Lumber Manufacturing Process

Cut Tree TrunkCompared to other manufacturing processes, Lumber Manufacturing is fairly simple.  Five different stages are employed:

1. Inspection
2. Debarking
3. Log Bucking
4. Cutting and Edging
5. Planing and Grading


Once the logs are cut from the standing tree, they must be cleaned and all other limbs removed, including limb stubs. During this process the logs are inspected for faults, such as knots, unwanted piece of metal embedded in the wood, or fungus. 



Debarking may be done with high-powered jets that remove the bark from felled trunks, or it may be accomplished by a mechanical ring debarker that uses a series of cutting blades rotated along the surface of the log. The bark is sometimes used for decorative mulch, but in most cases it's discarded. 

Bucking Logs

After a log is debarked, it is cut down into sizes appropriate for the finished product, based on the original size of the log. Larger pieces will go for plywood, where smaller, less healthy pieces will go for pulp. Buck saws handle the cutting of the large, unwieldy logs. Preparation is handled while the wood's still wet, and water may be sprayed over the logs many times to keep it from drying out.

Cutting and Edging

The lengths of wood are measured and scanned for defects by optical sensors. Then, a computer maps out a series of cuts that would provide the most solid boards. The computer operator uses his judgment and experience to make a final decision on how the wood will be cut. A headrig saw cuts the boards lengthwise according to the operator's instructions. First, the curved pieces, called slabs, are cut from each piece of wood. These pieces are usually recycled as mulch or regarded as scrap. Then, the saw cuts the rest of the log into usable pieces.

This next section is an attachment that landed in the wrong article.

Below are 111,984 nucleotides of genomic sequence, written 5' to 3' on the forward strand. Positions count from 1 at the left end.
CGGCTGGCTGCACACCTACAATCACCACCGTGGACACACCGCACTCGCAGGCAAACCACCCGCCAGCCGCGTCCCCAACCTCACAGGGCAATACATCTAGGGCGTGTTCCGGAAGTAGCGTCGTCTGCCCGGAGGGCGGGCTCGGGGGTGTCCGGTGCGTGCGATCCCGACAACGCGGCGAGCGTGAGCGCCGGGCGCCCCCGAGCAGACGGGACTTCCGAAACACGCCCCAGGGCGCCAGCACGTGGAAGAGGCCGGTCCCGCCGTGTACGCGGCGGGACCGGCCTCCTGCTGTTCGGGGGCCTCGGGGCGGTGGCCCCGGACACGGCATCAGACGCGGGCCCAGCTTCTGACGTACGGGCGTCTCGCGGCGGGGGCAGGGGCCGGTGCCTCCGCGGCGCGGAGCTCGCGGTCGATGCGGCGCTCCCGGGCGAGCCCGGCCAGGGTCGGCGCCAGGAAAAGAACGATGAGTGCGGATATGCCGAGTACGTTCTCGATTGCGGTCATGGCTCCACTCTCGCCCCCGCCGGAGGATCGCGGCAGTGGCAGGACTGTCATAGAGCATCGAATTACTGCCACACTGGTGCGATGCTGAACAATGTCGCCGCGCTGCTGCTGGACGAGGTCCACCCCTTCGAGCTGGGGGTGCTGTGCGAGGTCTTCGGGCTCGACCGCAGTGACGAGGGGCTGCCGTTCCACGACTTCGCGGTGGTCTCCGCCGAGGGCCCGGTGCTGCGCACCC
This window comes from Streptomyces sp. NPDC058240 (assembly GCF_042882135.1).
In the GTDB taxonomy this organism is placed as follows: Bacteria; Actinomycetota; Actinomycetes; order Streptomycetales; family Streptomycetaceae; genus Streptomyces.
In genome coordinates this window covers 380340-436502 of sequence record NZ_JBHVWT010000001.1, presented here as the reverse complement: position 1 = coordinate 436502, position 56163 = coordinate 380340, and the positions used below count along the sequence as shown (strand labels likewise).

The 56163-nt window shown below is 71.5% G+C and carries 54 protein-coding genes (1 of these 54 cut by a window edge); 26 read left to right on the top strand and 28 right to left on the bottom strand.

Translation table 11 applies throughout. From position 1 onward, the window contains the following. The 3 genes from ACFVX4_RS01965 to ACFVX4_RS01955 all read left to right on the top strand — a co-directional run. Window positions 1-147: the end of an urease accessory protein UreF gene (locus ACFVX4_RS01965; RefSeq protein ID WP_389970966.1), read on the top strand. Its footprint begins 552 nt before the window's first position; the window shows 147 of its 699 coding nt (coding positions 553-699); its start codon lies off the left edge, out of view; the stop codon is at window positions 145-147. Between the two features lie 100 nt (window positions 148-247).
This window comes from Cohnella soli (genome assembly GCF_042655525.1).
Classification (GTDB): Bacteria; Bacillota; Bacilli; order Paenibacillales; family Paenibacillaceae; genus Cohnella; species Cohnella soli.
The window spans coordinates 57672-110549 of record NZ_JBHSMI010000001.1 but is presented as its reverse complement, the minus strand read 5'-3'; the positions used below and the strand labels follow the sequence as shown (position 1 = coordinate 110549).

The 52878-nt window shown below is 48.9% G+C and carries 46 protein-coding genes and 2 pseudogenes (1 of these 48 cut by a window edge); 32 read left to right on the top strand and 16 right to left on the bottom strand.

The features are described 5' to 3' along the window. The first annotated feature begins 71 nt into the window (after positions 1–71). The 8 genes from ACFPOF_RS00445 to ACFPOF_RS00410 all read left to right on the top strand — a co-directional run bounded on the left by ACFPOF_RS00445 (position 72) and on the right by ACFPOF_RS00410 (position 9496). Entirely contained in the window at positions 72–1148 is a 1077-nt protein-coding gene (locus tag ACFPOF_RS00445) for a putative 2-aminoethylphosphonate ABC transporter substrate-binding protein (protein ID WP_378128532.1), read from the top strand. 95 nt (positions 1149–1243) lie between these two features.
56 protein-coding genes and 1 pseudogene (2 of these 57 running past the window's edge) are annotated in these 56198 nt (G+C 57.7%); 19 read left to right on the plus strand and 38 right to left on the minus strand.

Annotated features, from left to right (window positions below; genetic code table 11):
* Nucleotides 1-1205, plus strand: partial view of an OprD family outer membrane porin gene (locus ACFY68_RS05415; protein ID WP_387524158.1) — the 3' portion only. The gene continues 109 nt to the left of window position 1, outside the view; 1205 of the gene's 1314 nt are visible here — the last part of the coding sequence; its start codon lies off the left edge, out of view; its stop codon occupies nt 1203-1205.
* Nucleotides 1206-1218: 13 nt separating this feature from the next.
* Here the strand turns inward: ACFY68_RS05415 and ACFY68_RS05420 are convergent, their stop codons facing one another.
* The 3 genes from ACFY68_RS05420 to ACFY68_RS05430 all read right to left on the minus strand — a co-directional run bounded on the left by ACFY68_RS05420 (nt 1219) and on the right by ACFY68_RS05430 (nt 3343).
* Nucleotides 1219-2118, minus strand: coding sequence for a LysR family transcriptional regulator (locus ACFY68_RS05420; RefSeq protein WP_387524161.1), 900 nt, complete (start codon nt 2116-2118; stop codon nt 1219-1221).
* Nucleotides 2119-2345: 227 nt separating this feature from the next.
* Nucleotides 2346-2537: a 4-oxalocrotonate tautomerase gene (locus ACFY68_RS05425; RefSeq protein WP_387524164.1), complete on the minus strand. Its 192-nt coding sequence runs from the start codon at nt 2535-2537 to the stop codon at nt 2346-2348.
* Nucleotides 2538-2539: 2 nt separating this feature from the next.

Planing and Grading

Boards are not ready to be used until they are seasoned, planed and graded. Seasoning prevents rotting as the boards age. The wood will either be placed in a holding area over time or heated in a kiln, which draws more moisture out of the wood in a shorter period of time. Next, wood is sent through a planer to perfect the dimensions, smooth the surfaces and round the corners. Finally, machines and workers inspect the lumber and rate it based on the amount of defects present. Lumber of similar type and quality are packaged together and shipped to lumber yards for public sale.

Paper Everywhere!

Random foliage

Nearly four billion trees are cut down throughout the world each year to create paper.  This comprises about 35% of all harvested trees.

Each person in the United States uses about 749 pounds of paper per year.

For more information about paper consumption and alternate sources, please read this article from Ecology.Com - Paper Chase.

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